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I've had an Ampeg SVT-7Pro for a few years and one of the ICE2A165 chips overheated. Apparently this is a common problem with earlier models of the amp. I took the amp to my repair man and he mentioned that the chip replacement itself is very challenging/expensive, but replacing the board may be an option. I found a replacement board with an upgraded chip ("revision H" of the amp) for a few hundred bucks which should be pretty easy to self install.

However, my tech mentioned that many of today's Class D amps are notoriously fragile and once broken, they are often more expensive to repair than to replace. He said that if the amp is light, small, and powerful, it usually falls into this category.

I love the SVT sound and controls, so I'm wondering if I'm better off getting one of the big heavy SVT-3 or 4 Pros. They only have a two year warranty when I look at most online stores, but would they be easier/cheaper to repair in the event of a fault? I want an amp that lasts a long time.

UPDATE 1: Here are pictures of the chip explosion. It took other parts with it. I'm curious what those other are and how easy it would be to replace them all (I'm sure they're cheap.) I can solder, I just don't have all the fancy diagnostic tools. Spending $20 and some spare time seems worthwhile, so I don't have to buy a new amp .

Top view

Bottom View

UPDATE 2: I found the three parts online that were destroyed:

  • The ICE2A265 (upgrade from the ICE2A165)
  • One US1M diode to go in space D9
  • One 1-ohm/1-watt resistor for space R46

I'm going to try soldering these in using the schematic and see what happens.

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    I took a glance at some photos of the SVT-7 Pro's board and it seems that the amp chip is soldered to the board, rather than socketed. This is most likely the main issue with repairing them, as THT-soldered ICs are notoriously hard to remove without damaging other components on the PCB. The SVT-4 Pro apparently shares this issue, again judging by photos on the interwebs. (Side note: being too cheap to use IC sockets in a $700 piece of gear is a very bad engineering decision.) – user70370 Jul 29 '20 at 19:34
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    @Taschi there shouldn't really be any need for sockets – Ampeg's fault is using an IC that's not up to the task! And, come on, replacing a THT IC isn't that difficult. An SMD one – yeah, though even that is doable. – leftaroundabout Jul 29 '20 at 20:15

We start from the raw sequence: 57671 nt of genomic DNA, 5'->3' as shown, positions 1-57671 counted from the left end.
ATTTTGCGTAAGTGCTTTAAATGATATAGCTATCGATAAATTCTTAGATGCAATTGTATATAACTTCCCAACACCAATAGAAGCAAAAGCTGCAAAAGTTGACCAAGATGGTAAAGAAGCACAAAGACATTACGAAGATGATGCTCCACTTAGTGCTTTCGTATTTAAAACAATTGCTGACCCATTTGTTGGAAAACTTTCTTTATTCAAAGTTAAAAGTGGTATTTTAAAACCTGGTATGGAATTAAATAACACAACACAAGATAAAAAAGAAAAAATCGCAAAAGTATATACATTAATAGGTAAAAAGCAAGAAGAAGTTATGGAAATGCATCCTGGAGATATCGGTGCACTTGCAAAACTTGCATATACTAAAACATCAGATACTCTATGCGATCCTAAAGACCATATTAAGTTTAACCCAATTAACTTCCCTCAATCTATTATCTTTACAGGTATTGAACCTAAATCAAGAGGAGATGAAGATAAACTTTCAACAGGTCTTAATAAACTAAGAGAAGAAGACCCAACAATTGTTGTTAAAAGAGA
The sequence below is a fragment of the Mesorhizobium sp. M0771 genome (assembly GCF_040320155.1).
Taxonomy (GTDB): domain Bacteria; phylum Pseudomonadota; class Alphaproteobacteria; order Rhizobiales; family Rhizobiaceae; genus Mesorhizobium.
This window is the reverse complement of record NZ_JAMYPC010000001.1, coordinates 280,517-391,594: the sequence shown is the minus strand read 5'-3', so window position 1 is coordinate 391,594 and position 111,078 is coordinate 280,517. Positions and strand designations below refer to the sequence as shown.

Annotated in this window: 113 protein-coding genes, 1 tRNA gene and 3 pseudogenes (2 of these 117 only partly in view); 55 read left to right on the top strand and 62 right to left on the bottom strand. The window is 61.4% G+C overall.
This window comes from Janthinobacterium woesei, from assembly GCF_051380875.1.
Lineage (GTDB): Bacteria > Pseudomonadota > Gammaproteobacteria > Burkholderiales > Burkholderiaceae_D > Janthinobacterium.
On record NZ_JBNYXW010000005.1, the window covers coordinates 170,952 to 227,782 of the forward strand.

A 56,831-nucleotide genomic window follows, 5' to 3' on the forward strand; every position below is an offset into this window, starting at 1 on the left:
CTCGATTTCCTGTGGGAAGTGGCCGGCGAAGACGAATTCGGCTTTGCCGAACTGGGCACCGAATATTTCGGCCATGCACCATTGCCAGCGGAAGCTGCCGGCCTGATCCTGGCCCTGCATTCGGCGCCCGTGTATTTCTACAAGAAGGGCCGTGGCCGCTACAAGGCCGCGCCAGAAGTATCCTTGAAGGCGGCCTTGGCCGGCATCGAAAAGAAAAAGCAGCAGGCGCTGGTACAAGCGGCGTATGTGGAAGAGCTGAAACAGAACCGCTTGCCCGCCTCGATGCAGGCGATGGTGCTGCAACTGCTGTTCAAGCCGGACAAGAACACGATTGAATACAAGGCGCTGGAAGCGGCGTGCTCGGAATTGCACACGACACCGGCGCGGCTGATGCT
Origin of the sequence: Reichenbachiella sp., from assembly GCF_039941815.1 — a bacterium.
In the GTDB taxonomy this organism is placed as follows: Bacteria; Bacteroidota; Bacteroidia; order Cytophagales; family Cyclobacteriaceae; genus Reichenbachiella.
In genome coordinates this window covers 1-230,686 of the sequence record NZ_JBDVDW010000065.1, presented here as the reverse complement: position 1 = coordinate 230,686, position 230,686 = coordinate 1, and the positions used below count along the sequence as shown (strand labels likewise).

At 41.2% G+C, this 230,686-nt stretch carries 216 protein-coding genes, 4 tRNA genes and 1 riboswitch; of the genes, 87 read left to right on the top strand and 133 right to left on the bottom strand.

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    @Taschi don't use a heat gun. Unsolder the legs individually with a desoldering pump, then simply pull the IC out with small pliers (it'll still require some force because of flux residues, but shouldn't be so much that you risk damaging the board). – leftaroundabout Jul 29 '20 at 20:23
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    Swapping the IC, even with a regular iron & vac-pump is not the tough part. The tough part is figuring out what else it took down with it - & that might not only be the bits that look charred, it might be anything one or two steps away down the PCB track, &/or the track itself. Get a pro to do it. I had my favourite Dynacord go down last year & it cascade-failed half the components. – Tetsujin Jul 30 '20 at 9:28
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    Yeah, looking at the photos, I take back everything I said yesterday. It's not like a socket would really help here. – user70370 Jul 30 '20 at 18:26
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The U2 ICE2A165 chip should be replaced by an ICE2A265 (just as cheap). It's a standard 8-pin IC; if I was working on that board, I'd pull the broken chip, insert an 8-pin IC socket and then use the upgraded chip (it has better thermal properties). Talk to another repair man - this doesn't seem like a challenging or expensive fix.

enter image description here

  • Thanks! When the chip exploded, it took other parts with it. I'm adding images to the OP. Also, how much trouble is it to insert the socket? I've soldered guitars before, maybe I could probably do this myself. – JacobIRR Jul 30 '20 at 2:07
  • Inserting the socket is exactly as much trouble as inserting a new IC: you put it into the holes and then you solder the pins. So, trivially easy. But TBH i think you should AT THE VERY LEAST replace the charred resistors and caps, check that the PCB paths are still conductive, and check all other components within the fat white line. (I assume U8 and the DIP next to it are optocouplers and provide galvanic separation so the stuff outside the fat white line might be less likely to have taken damage?) – user70370 Jul 30 '20 at 18:14
  • Soldering PCBs is different from soldering wires / leads together "in the air", so maybe get yourself some prototype PCBs and try a handful of joints on there. – user70370 Jul 30 '20 at 18:21
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    @taschi Soldering a socket in place has most of the hassles of soldering an IC, except that you're not worrying about local heat build up. I agree with replacing all the visibly damaged components. – PeteCon Jul 30 '20 at 18:35
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    @PeteCon, yeah, that too. My point was, there is no downside to putting in a socket. – user70370 Jul 30 '20 at 18:51

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